Just wondering if there is a restriction on the max memory that a C++ application uses

I understand that this is 2GB - Is that correct?

If a C++ app tries to request more then 2GB memory does this cause a memory crash?

Final question - If the machine the C++ app is running on is already low on memory and a C++ app asks for 100MB of array (ie contiguous memory) will the OS accommodate this by using virtual memory?

5 Answers 5


It will cause a dynamic memory allocation failure, which usually will make the resultant application crash, but technically, an application could be written to withstand this event. 2GB is indeed the user address space size for an individual process- an application may use multiple processes (easiest example: Chrome). If an application asks for 100MB of contiguous memory, that memory must be virtually contiguous even if not physically contiguous, and if there aren't enough contiguous pages available then it's a failed allocation.

Virtual memory is always used- all memory is virtual.

2GB is the limit under most circumstances. What happens is that normally, 2GB is for the user and 2GB for the kernel, but you can ask Windows to make this 3GB for the user and 1GB for the kernel (at some risk), and on 64bit, the whole 4GB of 32bit address space is available to the user. The increased address space is only available if you compile your application as /LARGEADDRESSAWARE.


The restriction depends on the operating system. Standard Linux is 2 Gb, Solaris is 3 Gb, Windows is (I'm told) 2 or 3 depending on how PAE is used.

However, you don't get all of that 2G for your data. Your code will take some of it, and your program's stack will take some, and the C library will take some, as will any other shared libraries that you reference. Typically the OS will organize the code, heap, and stack such that there are intentional gaps between them.

As for your final question: it's all virtual memory. What you are actually asking is "if the programs in my machine use all that physical memory, will the OS use swap." And the answer is yes, but not quite the way you think.

A CPU can only access physical RAM. It knows nothing of data stored on disk. So to give physical memory to a running process, the OS will take that memory from another process. In order to take the memory, it will write it to swap. When that other process needs to access the memory, the OS will read it back in, potentially writing some other process' memory to swap.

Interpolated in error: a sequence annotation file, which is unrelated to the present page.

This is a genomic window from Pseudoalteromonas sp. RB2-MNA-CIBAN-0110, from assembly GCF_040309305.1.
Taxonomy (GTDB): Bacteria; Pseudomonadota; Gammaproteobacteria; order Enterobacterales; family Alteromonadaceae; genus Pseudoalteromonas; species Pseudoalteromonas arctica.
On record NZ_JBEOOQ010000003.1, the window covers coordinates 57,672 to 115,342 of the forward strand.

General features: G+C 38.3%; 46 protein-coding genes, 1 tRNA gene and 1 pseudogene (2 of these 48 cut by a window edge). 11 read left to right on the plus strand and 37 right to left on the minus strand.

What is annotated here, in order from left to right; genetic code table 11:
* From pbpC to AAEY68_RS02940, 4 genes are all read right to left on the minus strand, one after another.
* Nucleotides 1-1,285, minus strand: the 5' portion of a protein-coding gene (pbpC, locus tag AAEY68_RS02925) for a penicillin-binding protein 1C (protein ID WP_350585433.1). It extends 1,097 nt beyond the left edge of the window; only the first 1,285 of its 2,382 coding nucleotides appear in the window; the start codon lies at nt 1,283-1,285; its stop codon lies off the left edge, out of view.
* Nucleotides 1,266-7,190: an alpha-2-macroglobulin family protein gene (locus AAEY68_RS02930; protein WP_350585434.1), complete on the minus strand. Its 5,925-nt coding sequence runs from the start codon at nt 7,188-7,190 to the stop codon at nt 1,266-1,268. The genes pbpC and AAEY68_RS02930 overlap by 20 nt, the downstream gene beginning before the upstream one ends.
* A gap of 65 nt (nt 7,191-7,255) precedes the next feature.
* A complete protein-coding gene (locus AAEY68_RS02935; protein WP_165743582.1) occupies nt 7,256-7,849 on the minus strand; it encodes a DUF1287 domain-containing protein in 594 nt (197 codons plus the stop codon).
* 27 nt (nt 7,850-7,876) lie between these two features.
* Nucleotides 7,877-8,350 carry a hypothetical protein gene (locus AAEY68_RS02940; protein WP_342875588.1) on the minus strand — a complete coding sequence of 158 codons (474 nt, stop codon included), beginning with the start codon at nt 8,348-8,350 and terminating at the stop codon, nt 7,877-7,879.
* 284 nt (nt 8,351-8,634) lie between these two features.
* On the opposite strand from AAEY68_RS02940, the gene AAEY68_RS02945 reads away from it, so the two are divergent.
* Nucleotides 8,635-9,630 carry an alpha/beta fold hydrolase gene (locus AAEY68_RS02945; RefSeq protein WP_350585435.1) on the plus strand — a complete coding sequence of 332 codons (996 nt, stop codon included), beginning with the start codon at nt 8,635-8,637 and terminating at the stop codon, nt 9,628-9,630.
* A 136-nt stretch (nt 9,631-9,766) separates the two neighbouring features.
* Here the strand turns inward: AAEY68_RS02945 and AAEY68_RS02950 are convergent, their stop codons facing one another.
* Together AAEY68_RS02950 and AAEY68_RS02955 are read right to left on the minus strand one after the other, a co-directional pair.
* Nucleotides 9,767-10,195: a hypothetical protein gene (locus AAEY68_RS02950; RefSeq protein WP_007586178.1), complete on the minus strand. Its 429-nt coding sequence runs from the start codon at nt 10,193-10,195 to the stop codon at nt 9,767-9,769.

Typically, a 32-bit OS can only address 4GB of physical RAM. In practice this limit tends to be somewhat lower, but can be alleviated with the use of virtual RAM. On certain versions of Windows it can be increased through the use of Physical Address Extension.

More importantly to your question, on 32-bit Windows there is also a 2GB limit on the address space available to a user application. This places a hard constraint on the amount of memory that a single application can use, irrespective of the amount of physical or virtual RAM available. The default 2GB limit can be increased to 3GB.

The following page explains the limits in detail: http://msdn.microsoft.com/en-us/library/aa366778(v=vs.85).aspx

  • Actually 32-bit x86 systems with PAE (physical address extensions) can address more than that. If you look more closely at the tables you linked to you'll notice that the 32-bit release of Windows Server 2008 can handle up to 64 GB.
    – doynax
    Apr 16, 2011 at 12:49

Although the other answers are correct in the usual case, there is support in Windows XP 32 bit to use way more than 3GB of memory by using Address Windowing Extensions.

AWE is commonly used by database servers to enable them to access extremely large sets of memory. It requires using the Win API to actually manage the memory, so it is obviously bes to use only when really needed.

  • 2
    Wow, it's like it's 1985 all over again!
    – Anon
    Apr 16, 2011 at 13:29
  • @Anon: How do you figure that? Because there are memory limits? That's never going to go away. Apr 17, 2011 at 4:39
  • @Cody Gray - the mid-1980s had several approaches to getting past the 640k limit of DOS. One approach used special boards that would switch relatively small banks of memory into a reserved space. Another worked only on the 80286, and would actually switch it into protected mode, copy a block of memory into the low address space, then switch it back into real mode. Google for "DOS expanded memory"
    – Anon
    Apr 17, 2011 at 11:52

All the memory you have access to is virtual - you cannot access physical memory directly from an application. The OS will use the page file as needed - the effect you'll see by having many applications exhausting physical memory is increased swapping, and noticable slowdown.

On Win 32 bit, the application has 2GB of Virtual Address Space available. This is used for mapping executables and DLLs, for e.g. memory-mapped files, for stack and heap. This space is typically somewhat fragmented. If your application is built as "Large Address Aware", and the OS is 64-bit or configured to split user/kernel-mode memory as 3/1GB, the address space is almost 4GB for 64-bit, and 3GB for 32-bit.

The memory you can allocate is typically in the 17-1800 MB range. If you allocate small portions, you'll reach this, if you try to allocate large consecutive blocks you may hit the limit a lot earlier, as your address space is fragmented.

See e.g. Virtual Address Space on MSDN or Virtual Address Space on Wikipedia

  • 1
    On 64 bit Windows, a 32 bit app marked as Large Address aware gets almost 4Gb, not 3Gb.
    – Ira Baxter
    Apr 16, 2011 at 12:42

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